Good Writing Tips
Limit the use of "be" verbs:am, is, are, was, were, be, being, been
Replace light verbs:be: exist, occur, equal, consist of, comprise (of), typify, appear, seem, tend...
have: possess, contain, exhibit, with*...
give: provide, yield, produce, lead to, impart...
do: perform, execute, carry out, implement, manage...
make: create, produce, facilitate...
go: run, come proceed, journey, travel, progress, exceed...
set: put place, position, arrange...

Replace other “light” words:
thing: object, device, item, situation, circumstance, subject, element
person or people: someone, man' individual, Canadians, researchers, subject, human subjects, voters, males,
participants, politicians
good: sufficient, excellent, optimal, ideal, studious, prime
big: large, significant, numerous, enormous
a lot or lots of: many, numerous, large number/amount/quantify of, plenty (of)

  • Use of a comma as a conjunction, otherwise known as a comma splice. “The bank was closed, I couldn’t cash my check.” is incorrect. “Since the bank was closed, I couldn’t cash my check.” and “I couldn’t cash my check because the bank was closed.” are correct. Be careful not to use commas unnecessarily; they are used for a purpose, not for decoration.
  • Many direct quotes. Direct quotes are appropriate at times but your objective is to analyze, not recite the literature. Your paper should be more than a “cut and paste” job of one quote after another.
  • Contractions. Contractions are acceptable in every-day conversation but they are not acceptable in a scholarly paper.
  • Split infinitives. “Not to go,” not “to not go.”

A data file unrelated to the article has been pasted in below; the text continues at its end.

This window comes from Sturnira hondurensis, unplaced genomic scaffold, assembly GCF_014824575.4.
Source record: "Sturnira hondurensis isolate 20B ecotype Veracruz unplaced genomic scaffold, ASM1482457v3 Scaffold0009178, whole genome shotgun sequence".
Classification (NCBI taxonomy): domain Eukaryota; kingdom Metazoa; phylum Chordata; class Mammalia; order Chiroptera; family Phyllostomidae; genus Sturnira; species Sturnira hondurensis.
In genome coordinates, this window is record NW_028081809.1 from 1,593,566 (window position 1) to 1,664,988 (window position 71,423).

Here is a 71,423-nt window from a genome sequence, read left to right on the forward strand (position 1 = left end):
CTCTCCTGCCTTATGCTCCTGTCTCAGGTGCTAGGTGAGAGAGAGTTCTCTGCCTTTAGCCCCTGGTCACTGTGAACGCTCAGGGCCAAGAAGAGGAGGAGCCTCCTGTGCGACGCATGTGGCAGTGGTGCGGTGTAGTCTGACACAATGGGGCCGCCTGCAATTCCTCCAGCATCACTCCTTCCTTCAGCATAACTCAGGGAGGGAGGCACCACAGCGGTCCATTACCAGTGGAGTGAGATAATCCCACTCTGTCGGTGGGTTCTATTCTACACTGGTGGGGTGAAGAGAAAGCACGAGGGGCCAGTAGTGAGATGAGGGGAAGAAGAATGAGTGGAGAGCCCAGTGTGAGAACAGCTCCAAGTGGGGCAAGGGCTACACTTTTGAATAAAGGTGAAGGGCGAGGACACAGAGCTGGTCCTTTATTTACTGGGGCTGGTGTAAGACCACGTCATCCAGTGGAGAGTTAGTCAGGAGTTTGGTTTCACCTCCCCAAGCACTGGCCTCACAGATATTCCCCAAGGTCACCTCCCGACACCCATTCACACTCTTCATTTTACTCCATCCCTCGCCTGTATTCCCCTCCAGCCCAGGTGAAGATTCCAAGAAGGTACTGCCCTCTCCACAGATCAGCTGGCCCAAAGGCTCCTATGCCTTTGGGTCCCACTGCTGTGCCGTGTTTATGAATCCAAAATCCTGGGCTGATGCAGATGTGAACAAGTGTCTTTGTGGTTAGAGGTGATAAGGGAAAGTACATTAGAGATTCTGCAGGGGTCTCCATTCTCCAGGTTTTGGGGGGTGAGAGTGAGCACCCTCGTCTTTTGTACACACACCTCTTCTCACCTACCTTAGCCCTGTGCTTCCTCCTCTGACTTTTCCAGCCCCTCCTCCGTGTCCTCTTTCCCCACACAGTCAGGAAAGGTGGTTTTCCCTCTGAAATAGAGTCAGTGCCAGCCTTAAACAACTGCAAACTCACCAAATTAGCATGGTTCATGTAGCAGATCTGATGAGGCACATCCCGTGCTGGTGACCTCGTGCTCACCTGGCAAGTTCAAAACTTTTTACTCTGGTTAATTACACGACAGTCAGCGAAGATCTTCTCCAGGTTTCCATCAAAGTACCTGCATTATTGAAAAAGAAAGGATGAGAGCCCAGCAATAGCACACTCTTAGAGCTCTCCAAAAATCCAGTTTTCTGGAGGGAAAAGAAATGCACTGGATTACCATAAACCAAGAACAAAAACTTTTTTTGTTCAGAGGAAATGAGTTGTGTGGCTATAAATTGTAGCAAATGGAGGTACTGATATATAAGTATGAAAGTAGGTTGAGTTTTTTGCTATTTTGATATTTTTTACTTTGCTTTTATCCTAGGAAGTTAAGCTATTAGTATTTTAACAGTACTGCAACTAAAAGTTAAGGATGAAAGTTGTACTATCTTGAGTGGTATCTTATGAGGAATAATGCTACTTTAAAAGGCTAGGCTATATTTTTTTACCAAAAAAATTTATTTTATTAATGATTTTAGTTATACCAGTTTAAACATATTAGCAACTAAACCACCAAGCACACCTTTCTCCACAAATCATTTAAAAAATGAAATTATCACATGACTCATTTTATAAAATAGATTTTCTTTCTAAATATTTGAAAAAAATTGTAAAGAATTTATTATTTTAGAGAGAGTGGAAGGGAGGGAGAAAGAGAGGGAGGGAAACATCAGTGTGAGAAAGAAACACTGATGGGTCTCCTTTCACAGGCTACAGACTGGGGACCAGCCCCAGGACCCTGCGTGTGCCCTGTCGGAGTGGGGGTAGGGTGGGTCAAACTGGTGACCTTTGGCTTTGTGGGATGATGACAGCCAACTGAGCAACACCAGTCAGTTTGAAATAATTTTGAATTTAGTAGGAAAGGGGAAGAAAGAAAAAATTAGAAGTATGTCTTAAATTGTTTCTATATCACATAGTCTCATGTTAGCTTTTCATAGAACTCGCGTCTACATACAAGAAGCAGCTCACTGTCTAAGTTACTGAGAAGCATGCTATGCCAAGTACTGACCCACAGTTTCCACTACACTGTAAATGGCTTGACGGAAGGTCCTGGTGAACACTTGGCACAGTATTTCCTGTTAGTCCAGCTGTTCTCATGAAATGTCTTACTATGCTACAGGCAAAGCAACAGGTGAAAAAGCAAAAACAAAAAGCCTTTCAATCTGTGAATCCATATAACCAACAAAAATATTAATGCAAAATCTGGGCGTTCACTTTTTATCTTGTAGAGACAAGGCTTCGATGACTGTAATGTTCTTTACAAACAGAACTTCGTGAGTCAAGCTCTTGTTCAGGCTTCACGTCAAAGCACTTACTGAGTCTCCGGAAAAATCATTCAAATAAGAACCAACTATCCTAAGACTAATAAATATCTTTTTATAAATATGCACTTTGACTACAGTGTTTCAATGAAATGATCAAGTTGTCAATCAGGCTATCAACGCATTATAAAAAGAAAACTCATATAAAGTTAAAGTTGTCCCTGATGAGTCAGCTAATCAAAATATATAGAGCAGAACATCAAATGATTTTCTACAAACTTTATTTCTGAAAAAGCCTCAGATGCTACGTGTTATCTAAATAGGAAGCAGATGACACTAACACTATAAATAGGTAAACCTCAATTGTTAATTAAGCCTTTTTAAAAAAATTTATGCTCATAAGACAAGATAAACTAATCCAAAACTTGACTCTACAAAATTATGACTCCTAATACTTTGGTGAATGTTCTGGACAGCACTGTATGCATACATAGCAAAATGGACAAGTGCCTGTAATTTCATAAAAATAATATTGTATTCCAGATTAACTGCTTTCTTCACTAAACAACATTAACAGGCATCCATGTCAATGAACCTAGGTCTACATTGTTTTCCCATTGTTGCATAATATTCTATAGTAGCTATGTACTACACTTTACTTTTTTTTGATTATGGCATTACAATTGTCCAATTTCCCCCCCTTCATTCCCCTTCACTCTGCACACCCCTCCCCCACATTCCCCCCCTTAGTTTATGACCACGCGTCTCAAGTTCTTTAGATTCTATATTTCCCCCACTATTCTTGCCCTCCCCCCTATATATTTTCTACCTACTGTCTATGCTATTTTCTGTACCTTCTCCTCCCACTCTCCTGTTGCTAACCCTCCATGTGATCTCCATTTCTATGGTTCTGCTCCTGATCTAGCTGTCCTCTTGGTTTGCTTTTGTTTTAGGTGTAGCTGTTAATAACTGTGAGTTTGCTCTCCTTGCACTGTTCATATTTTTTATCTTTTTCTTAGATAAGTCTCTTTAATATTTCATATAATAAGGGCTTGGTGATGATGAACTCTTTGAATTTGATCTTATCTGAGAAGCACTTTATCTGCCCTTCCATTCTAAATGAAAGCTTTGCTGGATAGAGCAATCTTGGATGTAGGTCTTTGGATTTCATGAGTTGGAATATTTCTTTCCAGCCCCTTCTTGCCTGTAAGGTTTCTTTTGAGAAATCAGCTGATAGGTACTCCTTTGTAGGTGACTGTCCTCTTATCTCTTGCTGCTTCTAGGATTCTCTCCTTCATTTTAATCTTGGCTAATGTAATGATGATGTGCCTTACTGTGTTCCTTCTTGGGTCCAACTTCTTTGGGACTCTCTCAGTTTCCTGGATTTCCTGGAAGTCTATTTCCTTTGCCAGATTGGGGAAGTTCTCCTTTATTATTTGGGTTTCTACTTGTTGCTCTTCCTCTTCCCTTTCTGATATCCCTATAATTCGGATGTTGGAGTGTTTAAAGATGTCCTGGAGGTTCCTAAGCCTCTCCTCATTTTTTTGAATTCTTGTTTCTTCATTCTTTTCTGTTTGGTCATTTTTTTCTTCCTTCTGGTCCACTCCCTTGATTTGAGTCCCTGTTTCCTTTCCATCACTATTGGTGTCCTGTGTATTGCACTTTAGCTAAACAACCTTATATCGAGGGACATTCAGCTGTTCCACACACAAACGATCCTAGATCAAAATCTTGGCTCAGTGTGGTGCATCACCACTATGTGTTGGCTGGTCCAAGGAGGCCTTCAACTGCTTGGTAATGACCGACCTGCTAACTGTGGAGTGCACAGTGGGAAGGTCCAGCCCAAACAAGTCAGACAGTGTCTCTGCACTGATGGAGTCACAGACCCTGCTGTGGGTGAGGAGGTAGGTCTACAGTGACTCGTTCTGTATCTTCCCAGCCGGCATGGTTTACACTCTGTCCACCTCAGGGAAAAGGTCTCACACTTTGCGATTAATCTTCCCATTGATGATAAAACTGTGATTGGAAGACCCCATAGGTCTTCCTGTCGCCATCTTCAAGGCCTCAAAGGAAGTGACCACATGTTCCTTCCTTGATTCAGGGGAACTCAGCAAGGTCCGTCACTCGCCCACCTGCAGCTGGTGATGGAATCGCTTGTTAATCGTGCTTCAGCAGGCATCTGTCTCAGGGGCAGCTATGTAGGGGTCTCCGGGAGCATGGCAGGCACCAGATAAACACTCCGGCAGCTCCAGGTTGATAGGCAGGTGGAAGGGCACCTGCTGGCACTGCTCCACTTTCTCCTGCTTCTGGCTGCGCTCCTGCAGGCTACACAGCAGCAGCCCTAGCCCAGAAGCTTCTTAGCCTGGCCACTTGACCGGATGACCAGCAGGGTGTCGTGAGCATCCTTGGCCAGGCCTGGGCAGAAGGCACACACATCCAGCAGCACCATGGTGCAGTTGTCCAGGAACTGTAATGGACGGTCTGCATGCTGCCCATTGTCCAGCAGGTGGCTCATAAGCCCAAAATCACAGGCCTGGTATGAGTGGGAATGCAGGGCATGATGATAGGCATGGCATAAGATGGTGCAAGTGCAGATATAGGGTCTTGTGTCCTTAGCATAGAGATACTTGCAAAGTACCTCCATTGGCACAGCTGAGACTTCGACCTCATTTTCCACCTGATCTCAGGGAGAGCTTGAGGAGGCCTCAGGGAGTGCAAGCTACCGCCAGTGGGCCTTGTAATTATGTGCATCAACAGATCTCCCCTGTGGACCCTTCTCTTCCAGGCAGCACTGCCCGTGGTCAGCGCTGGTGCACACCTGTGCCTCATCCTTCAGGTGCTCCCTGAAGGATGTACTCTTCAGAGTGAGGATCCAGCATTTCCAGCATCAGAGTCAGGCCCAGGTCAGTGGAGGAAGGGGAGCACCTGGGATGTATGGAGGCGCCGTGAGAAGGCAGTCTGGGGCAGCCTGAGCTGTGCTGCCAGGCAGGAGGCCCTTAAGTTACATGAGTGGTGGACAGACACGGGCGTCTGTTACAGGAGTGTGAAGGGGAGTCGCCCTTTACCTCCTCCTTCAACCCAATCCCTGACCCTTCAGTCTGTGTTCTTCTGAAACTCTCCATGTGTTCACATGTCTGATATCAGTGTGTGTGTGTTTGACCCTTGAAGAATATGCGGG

• Direct reference to your paper. Example: "In this paper I will . . ." or "This essay shows . . ."
  • Dangling participles. Example: “Hanging on a nail in the closet, I found my tie.” Were you hanging on the nail?
  • Abbreviations. Abbreviations in the text of a scholarly paper, such as etc., i.e., e.g., and so forth, are the mark of an abbreviated education. You also should avoid the U.S. Postal Service abbreviations for states (KY, TN, VA).
  • "Though." Don’t ever use this word in a scholarly paper. “However” is a good substitute.
  • Using the word "feel" for think, believe, have concluded, and so forth.
  • "Hopefully."
  • "Refer back."
  • "Thing" and "things."
  • Don't start a sentence with the words "What," as in "What I'm arguing is..." because it usually means you'll use the verb "to be." You can write the sentence better without this construction. ("I argue that...) Of course, use "What" if the sentence is a question. ("What is going on?" she asked.)
  • Likewise, don't start a sentence with the word "Which" unless it is a question, as in "Which is why the president signed the bill." You may see this construction in the popular press, but it is incorrect, since the sentence doesn't properly contain a subject.
  • Passive voice. (For example: "It was decided..." Who made the decision?)
  • Cliches like the plague. (A joke, but do you get the idea?)
  • Using the same words (especially verbs and nouns) in the same sentence or paragraph. Employ different words to provide variety and interest. Utilize a thesaurus if necessary. (See how I avoided the word "use" in each of the last three sentences?
  • Long quotes. When you decide to use the words of another author, make the passage brief and be 100% certain that you give that author the appropriate credit the correct way. References, be they footnotes, endnotes, parenthetical citations with Works Cited page, or in the text, always must include the page number (s). Their purpose is to enable the reader to find the passage without reading the entire work.

Watch out for homonyms:Spell checkers are wonderful, but they are absolutely useless for detecting misused homonyms or near-homonyms.